The Journey from Page to Screen: Triumphs and Failures

Bringing a world originally formed by words on pages into reality leaves a lot up to personal interpretation. Sometimes it works, and sometimes it doesn’t. There are, of course, other limitations – not every minor character, interaction, and detail can make it to the big screen. Sometimes, extra things are added to or are changed in the plot. The issues with this in book-to-movie adaptations come when there are changes made to the plot that makes the screen interpretation so different from the source material, it might as well be another story.

Let’s compare two very popular book franchises with movie adaptations: “Harry Potter” and “Percy Jackson and the Olympians”

Warning: spoilers ahead!

“Harry Potter and the Sorcerer’s Stone”
The film adaptation of the first book in the “Harry Potter” franchise is pretty accurate to the book. The only differences are the omitting of some exposition scenes, some specific interactions and dialogue, and minor characters, as well as the rearranging of some events. However, all of the changes make sense for a screen-to-film adaptation. They cut down on run time, but don’t change any of the important events, main plot of the story, or the personalities of the characters. The movie simply brings the book to life, highlighting what makes the world and its characters so loveable.

“Percy Jackson and the Lightning Thief”
The “Percy Jackson and the Lightning Thief” movie changed almost everything. From the beginning to the end of the film there are so many characters that are removed and parts of the plot that are changed, but there are three main things that affect the story.
To start, there are a lot of pieces that are specific to the Percy Jackson world that have been changed. Personalities of the characters, (Annabeth’s character is combined with Clarisse, who was cut from the movie), the fact that demigods avoid technology, especially cell phones because they attract monsters, (Percy now has an iPod Touch), and the setting of Camp Half-Blood (changed from a summer camp full of kids to a battle camp) are all different from the books.

There are also several plot points that are different. Percy does fight the Minotaur in both the book and movie and his mother is kidnapped by Hades, and he does venture to the underworld in both versions, but in the movie, the pact of the Big Three is never mentioned, disregarding the significance around Percy being the son of Poseidon, and the reason he has to be the one to go one the quest.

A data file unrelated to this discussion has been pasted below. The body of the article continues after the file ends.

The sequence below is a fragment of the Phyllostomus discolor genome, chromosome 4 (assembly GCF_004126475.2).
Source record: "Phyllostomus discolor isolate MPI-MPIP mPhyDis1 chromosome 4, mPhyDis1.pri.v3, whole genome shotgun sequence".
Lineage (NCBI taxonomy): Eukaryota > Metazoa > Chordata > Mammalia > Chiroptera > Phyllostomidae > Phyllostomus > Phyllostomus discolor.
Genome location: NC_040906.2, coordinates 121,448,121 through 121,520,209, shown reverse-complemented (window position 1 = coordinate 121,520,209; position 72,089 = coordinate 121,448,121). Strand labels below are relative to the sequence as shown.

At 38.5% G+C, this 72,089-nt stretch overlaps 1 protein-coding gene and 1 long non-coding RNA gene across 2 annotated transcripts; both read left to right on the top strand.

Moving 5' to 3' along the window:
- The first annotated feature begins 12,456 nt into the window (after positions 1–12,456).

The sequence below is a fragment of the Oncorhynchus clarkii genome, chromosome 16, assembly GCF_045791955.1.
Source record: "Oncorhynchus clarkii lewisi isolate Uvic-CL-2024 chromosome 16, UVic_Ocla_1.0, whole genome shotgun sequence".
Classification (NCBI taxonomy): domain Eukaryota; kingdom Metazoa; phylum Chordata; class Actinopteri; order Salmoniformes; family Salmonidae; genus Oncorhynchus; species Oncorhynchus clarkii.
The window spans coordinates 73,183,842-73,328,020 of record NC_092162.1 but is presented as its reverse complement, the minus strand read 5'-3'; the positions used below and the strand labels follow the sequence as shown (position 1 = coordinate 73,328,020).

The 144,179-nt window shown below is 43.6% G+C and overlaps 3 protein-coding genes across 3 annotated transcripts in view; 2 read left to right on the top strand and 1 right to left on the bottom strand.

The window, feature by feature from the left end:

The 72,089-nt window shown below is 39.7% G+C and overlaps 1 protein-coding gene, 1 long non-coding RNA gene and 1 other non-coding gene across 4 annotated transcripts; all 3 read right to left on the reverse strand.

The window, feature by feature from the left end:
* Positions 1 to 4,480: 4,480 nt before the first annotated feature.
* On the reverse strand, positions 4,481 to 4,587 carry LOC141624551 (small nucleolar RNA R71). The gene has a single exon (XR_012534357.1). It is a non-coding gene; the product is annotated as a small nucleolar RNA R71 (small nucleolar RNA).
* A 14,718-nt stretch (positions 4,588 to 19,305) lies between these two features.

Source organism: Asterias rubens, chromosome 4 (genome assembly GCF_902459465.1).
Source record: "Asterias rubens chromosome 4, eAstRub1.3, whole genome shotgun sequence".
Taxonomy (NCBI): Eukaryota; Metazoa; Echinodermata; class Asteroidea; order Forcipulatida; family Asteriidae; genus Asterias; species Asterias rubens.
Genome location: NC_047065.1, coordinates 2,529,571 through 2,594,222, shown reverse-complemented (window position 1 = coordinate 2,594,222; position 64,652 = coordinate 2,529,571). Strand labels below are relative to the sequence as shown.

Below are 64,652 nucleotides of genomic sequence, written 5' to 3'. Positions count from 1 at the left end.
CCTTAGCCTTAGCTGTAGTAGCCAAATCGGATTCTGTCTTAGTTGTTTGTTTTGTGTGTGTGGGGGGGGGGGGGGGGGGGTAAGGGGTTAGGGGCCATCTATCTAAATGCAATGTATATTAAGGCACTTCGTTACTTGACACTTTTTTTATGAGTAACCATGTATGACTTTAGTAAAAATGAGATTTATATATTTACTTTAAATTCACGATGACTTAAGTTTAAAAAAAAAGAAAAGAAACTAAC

As for the quest, in the books, Percy’s quest is prompted by a breach in the camp’s shield. Before his quest, he receives a prophecy from the Oracle of Delphi, telling him that Hades is accused of stealing the Master Bolt from Zeus, and Percy the son of Posideon must retrieve it. There is no mention of the Oracle in the movies. On the journey west in the books, Percy encounters and fights Medusa, Echidna, and her Chimera atop the St. Louis Arch, Procrustes at a waterbed store, the three Furies multiple times, enters the Lotus Casino, and encounters Cerberus at the gates to the Underworld though he didn’t fight him. In the books, he does not interact with every character, which is understandable for a movie adaptation. He does fight Medusa and encounters one Fury, but the movie adds him fighting a Hydra at the Parthenon in Nashville, Tennessee. The Hydra does not actually appear until the second book, and in the movie, it expels fire instead of acid.
Now comes the biggest change from page to screen.

In the books, Hades is innocent and accuses Percy of stealing his helm, and after escaping the underworld Percy and his friends discover that Ares, the god of war, has the bolt and the helm. Percy challenges him to a battle on a beach in Los Angeles and wins, returning the helm and bolt back to their owners. It is then revealed that Luke (a fellow camper and friend) was actually the thief, and he is working with Kronos, the Titan. The movie made it so that the bolt was hidden in Percy’s shield, and Hades finds it. He is about to use it on the demigods but is stopped by Persephone. When Percy leaves the underworld, it is revealed that Luke was the thief. The movie chose to completely scrap that battle between Percy and Ares, replacing it with a battle between Percy and Luke, who wields the master bolt.

Believe it or not, there are more changes and inaccuracies in the movie that I did not include here. This movie is an example of what not to do with an adaptation. Don’t omit details that are important to worldbuilding, don’t change major plot points, and try to keep as true to the source materials as possible.

Despite my personal opinions about these franchises, both are close to my heart. I highly suggest that you read these books and compare them with the movies, and judge how well you think the adaptations recreated the stories.